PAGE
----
Data: IMF Working Paper No. 05/214

This scenario assumes a complete elimination of quotas for all countries except China, for which a 50 percent reduction in quotas is assumed.

Data: IMF Working Paper No. 05/214

In the future, textile and clothing prices are expected to fall to market-determined levels, and growth in exports will depend on the enhancement of efficiency. Specifically, in a competitive environment, success will hinge on improvements in quality, price, delivery schedules, and marketing skills. To date, India’s reforms have produced only rather modest enhancements in performance, but further domestic reforms can provide the basis for a more rapid increase in India’s clothing and textile exports.

Such reforms could include the following:

Creatinganenablingenvironment. India has much to gain from improving its infrastructure, removing inefficiencies in its power sector, increasing efficiency in customs procedures, and introducing greater flexibility in the labor market so that the country can set up mega production plants similar to those in China.

Enhancing its technological capacity. In an increasingly competitive market, technological development will play a more critical role. The government should, therefore, encourage technology transfer and diffusion of innovation. To minimize lead times, India will need to further integrate the supply chain and develop strong textile clusters capable of coordinating all stages of production. Foreign investment and transfer of technology can do much to make the industry more technologically advanced, improve quality, and boost productivity. India’s image as a major exporter would also benefit from a greater emphasis on quality certification and branding.

Boostingcottonproductivity. Although India is one of the world’s largest producers of cotton yarn and fabric, its productivity (measured in ton per hectare) is lower than that of China, Turkey, Brazil, and many other countries. With market share shifting, at least temporarily, to man-made fibers, India will need to increase capacity and enhance its technology in this subsector. Because it is not clear whether this shift is cyclical or structural in nature, India’s efforts to improve the productivity and quality of cotton production—its core strength—should continue.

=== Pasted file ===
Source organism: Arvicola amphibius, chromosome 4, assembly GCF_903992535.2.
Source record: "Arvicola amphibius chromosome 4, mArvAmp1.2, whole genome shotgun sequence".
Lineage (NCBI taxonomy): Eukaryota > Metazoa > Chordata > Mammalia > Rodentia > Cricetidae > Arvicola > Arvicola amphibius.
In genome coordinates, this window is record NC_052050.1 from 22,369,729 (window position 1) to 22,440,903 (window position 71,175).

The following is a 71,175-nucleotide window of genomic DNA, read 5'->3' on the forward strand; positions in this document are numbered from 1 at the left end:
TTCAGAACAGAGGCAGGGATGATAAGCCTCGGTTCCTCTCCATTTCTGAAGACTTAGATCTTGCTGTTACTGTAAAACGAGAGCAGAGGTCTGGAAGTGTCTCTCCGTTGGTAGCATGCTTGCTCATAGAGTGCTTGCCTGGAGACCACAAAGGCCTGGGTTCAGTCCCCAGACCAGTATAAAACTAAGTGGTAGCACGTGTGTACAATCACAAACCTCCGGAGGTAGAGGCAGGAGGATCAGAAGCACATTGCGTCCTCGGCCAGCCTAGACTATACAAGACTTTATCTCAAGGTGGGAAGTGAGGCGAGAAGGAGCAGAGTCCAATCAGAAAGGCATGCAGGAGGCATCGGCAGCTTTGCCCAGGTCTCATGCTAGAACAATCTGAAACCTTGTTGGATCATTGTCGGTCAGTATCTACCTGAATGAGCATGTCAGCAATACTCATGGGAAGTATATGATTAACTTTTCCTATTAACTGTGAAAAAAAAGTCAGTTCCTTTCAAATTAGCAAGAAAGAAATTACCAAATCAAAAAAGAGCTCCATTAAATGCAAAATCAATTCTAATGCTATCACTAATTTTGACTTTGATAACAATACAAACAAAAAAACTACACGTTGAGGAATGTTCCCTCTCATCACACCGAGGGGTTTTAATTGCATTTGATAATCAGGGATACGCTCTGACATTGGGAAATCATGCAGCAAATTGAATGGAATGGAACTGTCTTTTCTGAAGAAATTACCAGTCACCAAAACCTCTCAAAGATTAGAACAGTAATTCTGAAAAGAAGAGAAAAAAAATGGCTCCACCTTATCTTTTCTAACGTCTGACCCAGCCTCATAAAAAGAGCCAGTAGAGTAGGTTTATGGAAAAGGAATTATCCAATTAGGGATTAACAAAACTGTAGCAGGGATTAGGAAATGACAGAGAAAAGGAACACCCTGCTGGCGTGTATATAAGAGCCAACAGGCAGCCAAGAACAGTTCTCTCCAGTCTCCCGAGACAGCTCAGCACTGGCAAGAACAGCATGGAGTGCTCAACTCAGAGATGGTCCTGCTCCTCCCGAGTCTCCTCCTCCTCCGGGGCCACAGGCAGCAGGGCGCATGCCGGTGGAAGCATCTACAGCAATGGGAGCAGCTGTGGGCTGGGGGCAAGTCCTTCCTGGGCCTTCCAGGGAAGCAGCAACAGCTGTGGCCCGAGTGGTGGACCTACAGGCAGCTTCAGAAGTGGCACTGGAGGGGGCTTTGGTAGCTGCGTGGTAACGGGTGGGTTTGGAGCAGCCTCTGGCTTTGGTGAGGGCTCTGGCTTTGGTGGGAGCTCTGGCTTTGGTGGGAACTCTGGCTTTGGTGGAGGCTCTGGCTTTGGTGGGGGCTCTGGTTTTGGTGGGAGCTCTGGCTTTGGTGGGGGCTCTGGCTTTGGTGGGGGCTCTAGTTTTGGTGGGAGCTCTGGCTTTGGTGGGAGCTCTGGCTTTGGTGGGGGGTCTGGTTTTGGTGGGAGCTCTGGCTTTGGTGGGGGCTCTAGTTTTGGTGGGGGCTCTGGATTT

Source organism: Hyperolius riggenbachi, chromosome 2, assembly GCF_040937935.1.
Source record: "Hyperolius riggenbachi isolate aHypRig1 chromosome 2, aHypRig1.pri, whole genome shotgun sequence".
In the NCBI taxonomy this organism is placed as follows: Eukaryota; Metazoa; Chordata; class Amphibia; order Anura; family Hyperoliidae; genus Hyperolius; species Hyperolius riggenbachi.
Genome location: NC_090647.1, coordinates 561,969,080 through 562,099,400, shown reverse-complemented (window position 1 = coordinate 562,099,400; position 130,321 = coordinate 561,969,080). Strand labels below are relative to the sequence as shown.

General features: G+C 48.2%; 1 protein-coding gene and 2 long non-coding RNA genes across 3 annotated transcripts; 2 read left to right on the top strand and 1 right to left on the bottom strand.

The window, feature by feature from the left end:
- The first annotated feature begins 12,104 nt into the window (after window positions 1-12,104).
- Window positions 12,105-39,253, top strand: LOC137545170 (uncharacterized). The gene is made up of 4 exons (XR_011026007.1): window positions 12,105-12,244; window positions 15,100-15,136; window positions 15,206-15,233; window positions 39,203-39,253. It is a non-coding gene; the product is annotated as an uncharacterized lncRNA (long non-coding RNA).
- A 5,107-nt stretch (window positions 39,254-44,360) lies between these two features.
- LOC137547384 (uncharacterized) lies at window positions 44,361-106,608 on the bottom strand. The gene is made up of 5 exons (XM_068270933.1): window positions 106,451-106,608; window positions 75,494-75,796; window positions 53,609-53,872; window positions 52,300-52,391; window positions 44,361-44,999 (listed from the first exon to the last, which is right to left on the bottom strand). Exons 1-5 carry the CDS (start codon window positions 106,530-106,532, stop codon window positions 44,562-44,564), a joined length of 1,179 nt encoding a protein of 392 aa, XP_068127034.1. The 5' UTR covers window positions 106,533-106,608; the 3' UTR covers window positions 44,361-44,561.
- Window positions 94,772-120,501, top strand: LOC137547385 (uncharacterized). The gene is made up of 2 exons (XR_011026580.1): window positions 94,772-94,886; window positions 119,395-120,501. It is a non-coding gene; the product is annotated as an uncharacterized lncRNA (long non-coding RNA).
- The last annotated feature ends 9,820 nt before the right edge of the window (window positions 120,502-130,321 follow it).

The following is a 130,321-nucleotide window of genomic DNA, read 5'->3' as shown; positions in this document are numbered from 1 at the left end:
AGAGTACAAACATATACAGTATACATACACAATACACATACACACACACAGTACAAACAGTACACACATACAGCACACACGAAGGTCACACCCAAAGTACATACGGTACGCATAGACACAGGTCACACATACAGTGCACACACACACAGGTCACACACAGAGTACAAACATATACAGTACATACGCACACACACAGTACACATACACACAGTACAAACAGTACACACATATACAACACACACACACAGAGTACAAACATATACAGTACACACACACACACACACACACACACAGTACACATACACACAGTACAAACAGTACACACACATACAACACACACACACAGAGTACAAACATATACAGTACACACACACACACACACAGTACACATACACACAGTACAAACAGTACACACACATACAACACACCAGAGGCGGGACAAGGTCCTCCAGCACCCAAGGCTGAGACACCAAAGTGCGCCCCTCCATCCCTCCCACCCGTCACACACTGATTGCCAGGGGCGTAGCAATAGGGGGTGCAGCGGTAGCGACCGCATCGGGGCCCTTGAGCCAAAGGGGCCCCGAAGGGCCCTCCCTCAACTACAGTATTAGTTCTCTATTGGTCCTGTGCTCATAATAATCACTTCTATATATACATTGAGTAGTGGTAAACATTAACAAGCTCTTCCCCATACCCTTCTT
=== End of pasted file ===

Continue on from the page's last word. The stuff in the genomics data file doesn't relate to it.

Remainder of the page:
Developing services-related expertise. India’s efforts to boost market share will also depend on its ability to improve its designing, marketing, retailing, and financing skills, and to gather market intelligence on foreign markets. India does not yet permit foreign direct investment in its retail segment, but it may be appropriate to allow such investment in retail distribution services for textiles and clothing. This has been done in China, where foreign retailers have the right to set up distribution networks through wholly owned foreign enterprises, without any geographical or quantitative restrictions.

Broadening its product range. The clothing sector needs to make greater inroads into the high-fashion and customized clothing segment. Extensive use of computer-aided design and computer-aided manufacture systems will aid innovation and enhance competitive efficiency by reducing lead times. Technical textiles—such as those required for packaging, sports, medical and hygiene needs, and military uses—represent a huge market, but one that requires expensive equipment and more skilled labor. India should encourage diversification of established textile firms to capture this growing market.

Improvingresponseanddeliverytimes. To reduce lead times and improve delivery times of products to retailers, there might be scope for greater use of air freight for garment exports. A policy approach that encourages setting up textile clusters linked to small airports that emphasizes freight and business traffic could a be viable medium-term option until ports and other facilities can be enlarged.

Ultimately, realizing India’s huge untapped potential for textile and clothing exports will require substantial additional investment, and greater opening and modernization of this sector. Broader reforms aimed at removing infrastructure constraints and making the labor market more flexible will also be needed to facilitate this process.

Copies of IMF Working Paper No. 05/214, The Impact on India of Trade Liberalization in the Textiles and Clothing Sector, by Prasad Ananthakrishnan and Sonali Jain-Chandra, are available for $15.00 each from IMF Publication Services. Please see page 16 for ordering details. The full text is also available on the IMF’s website (